FA CUP: Pain of defeat only fuels Chester’s wish for return visits to Wembley

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FOR the second time in a fortnight, James Chester wore a pained expression after the final whistle of a football match.

Not just any old game on Saturday, with the Hull City defender left to contemplate the slings and arrows of outrageous footballing fortune following a Wembley FA Cup final which had all the ingredients to create an intoxicating brew.

Hull City's James Chester celebrates scoring the opening goal of Saturday's FA Cup final.

Hull City's James Chester celebrates scoring the opening goal of Saturday's FA Cup final.

For Chester to be there and striding out on the pitch in the first place was an achievement in itself, given the hamstring strain he picked up in the Premier League loss at Aston Villa on May 3 when he looked a picture of angst, suggesting his own cup final dream was over.

Fourteen days on, the former Manchester United centre-half was entitled to comment on how football’s clock can quickly turn around in your favour after he scored an instinctive opener to put the Tigers 1-0 up in a final against Arsenal which turned out to be a classic.

Better was to come with the East Yorkshire outfit in dreamland when Chester’s defensive partner Curtis Davies doubled their lead on eight minutes.

And then the comeback, sealed through Aaron Ramsey’s extra-time strike to end the Gunners nine-year trophy drought in a captivating 3-2 victory.

For Chester, just as he felt in the Midlands, there was pain, but not necessarily of the physical variety at the sight of Arsenal walking up the steps to lift the cup, which many Hull fans will have been visualising being bedecked in amber and black ribbons when Davies struck their second goal and time seemed to stand still.

Despite the unfortunate outcome, Chester has caught the Wembley bug and after two appearances this season, it has whetted his appetite for more.

Chester said: “Seeing Arsenal lift the trophy has given me a real desire to come back here.

“I certainly don’t want this to be a one-off. Not at all. It’s been an amazing experience – getting through the rounds and playing here. It’s something I’d love to emulate.

“It was so disappointing, although I’ve got happy memories too. After all, not too many get to score in an FA Cup final.

“I think you could tell by my reaction when it went in that my celebration needs a bit of work.

“It was a great feeling to get the first and even better to get the second. We also came so close to a third. We really thought we could go on and do it.

“But they got a free-kick soon after. If we’d held on a little bit longer, it could have been different.

“There was a lot of disappointment in the dressing room afterwards, but I didn’t see any tears.”

On his relief at actually making the final, regardless of how proceedings turned out following a build-up to the showpiece which was testing both mentally and physically, he added: “That was a bonus, just to be on the pitch at the start of the game after the last couple of weeks I’ve had.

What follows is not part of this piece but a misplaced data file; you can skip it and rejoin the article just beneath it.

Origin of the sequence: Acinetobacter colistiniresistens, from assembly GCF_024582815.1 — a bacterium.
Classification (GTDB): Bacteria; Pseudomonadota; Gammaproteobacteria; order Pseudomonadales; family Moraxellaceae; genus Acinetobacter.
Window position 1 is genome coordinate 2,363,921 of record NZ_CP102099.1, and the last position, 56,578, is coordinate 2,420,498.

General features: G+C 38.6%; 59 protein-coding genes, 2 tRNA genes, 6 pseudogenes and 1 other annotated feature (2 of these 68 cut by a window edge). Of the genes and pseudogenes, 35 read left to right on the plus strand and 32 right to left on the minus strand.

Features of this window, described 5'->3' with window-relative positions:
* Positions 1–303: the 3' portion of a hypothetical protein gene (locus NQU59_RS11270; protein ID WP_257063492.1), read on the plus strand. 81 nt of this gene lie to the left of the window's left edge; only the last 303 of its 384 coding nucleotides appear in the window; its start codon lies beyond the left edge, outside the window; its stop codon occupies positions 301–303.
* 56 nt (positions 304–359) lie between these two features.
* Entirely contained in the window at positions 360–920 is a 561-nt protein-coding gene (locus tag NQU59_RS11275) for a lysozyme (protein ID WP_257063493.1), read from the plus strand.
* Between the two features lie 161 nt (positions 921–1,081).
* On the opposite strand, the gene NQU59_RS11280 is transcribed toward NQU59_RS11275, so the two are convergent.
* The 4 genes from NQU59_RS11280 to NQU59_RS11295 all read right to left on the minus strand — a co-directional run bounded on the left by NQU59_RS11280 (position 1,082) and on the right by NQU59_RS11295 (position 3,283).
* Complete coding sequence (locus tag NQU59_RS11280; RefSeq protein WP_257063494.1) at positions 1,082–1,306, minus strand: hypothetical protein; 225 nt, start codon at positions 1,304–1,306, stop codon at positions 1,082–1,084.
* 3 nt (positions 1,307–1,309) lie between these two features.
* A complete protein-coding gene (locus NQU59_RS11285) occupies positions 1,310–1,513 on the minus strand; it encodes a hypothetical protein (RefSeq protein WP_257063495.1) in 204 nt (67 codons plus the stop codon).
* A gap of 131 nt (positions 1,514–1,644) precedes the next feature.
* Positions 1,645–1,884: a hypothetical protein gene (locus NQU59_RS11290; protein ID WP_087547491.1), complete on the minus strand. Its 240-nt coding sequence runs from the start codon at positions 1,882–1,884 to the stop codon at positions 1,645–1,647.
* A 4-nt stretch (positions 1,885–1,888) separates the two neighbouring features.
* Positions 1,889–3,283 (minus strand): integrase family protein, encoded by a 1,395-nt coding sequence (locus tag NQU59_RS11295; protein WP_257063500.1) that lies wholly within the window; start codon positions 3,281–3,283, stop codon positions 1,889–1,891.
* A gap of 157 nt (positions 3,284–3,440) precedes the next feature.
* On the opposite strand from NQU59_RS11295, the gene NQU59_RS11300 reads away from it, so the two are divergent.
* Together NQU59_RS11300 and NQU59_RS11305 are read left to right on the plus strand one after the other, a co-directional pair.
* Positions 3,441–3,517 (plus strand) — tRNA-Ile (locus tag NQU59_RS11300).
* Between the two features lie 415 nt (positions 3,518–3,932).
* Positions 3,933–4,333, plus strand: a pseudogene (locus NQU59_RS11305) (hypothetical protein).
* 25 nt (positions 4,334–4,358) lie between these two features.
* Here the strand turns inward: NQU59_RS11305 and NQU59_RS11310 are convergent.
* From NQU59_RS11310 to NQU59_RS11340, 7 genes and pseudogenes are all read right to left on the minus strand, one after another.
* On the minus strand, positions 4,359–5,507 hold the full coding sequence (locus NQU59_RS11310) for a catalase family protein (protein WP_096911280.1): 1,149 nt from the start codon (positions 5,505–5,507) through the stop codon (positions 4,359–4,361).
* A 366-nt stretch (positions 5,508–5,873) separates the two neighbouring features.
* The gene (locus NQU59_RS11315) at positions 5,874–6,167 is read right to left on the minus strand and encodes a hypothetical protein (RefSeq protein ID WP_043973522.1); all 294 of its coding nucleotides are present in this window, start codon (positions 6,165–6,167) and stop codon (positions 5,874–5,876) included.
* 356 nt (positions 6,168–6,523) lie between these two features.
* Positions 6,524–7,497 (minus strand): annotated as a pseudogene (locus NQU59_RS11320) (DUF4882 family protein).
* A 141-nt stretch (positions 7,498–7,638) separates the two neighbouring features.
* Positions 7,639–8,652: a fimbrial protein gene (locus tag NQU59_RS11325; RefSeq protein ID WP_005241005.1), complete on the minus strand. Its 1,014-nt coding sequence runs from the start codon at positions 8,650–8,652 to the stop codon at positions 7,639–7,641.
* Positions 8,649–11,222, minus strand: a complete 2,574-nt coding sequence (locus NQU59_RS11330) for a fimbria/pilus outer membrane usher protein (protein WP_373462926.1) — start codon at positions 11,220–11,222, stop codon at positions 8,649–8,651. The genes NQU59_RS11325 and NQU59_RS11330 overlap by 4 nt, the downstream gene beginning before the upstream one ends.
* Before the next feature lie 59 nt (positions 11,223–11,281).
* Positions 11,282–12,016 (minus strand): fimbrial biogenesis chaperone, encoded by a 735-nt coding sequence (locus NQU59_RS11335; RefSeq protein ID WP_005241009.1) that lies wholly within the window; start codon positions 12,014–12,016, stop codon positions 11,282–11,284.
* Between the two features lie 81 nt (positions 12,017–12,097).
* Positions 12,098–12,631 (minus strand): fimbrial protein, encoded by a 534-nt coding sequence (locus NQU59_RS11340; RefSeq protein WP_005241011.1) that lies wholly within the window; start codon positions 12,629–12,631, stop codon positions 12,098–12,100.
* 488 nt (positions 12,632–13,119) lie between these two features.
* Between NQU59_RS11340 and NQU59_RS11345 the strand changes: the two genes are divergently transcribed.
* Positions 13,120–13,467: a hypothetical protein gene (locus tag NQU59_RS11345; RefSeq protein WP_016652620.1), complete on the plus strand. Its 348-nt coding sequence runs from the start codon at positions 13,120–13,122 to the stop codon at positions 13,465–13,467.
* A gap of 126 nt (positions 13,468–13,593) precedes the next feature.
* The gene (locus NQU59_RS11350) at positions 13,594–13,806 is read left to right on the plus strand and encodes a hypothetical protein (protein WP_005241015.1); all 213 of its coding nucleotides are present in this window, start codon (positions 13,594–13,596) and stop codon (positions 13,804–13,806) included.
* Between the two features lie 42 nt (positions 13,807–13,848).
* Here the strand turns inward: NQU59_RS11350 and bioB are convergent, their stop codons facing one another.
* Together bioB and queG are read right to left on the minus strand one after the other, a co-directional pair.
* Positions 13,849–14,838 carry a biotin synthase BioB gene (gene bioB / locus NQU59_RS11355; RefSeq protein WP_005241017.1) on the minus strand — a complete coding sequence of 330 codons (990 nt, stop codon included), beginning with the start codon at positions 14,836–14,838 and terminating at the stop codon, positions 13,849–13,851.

“It was great. Although it would have been much nicer if we had won the game.”

Some FA Cup runners-up aren’t exactly remembered in the years to come, but Hull’s contribution to an epic final should at least ensure that their name is etched in football fans’ psyche.

Saturday represented the final act to what has constituted the most remarkable campaign in the club’s 110-year history.

But for Chester, the hard work now begins, with the unforgiving nature of the Premier League such that any vestiges of complacency are exposed ruthlessly in a division which never stands still.

The Warrington-born defender sampled a footballing culture at Manchester United where success is savoured only momentarily before being locked away in the memory vault with the next objective quickly assigned.

“We’ll go away now and hopefully there will be a few new faces on our return,” he added.

“We’ve had a great season, but to see some new faces would give everyone a lift.

“We’ll have to be at our best if we’re going to do well again. It’s the gaffer’s job to make sure we don’t suffer from second-season syndrome. That’s what he gets paid for. He’s done really well in the last two transfer windows.

“He’s signed the players who have kept us up. The cup run has been a bonus. It’s got to act as a springboard for us. This has been a great journey we’ve all enjoyed, but it’s not the end. The Premier League is the main one and having been in the Championship, I don’t want to go back there.”

Reflecting on a bitter-sweet final, Ahmed Elmohamady – the first Egyptian to play in the Wembley showpiece – felt bitterly disappointed with the result but said no-one could be faulted for a lack of effort.

The final outcome may have pleased Egyptians who follow Arsenal in his native Cairo, but many were also cheering him on.

He added: “It was a huge game at home, to be honest.

“There’s a lot of Arsenal supporters and it’s good to be the first Egyptian to play here and we gave everything and scored twice against a top team and a top manager.

“The FA Cup is a huge thing and there were some supporters for me and Hull as well.

“We gave our all and it was just unfortunate that we couldn’t win.”

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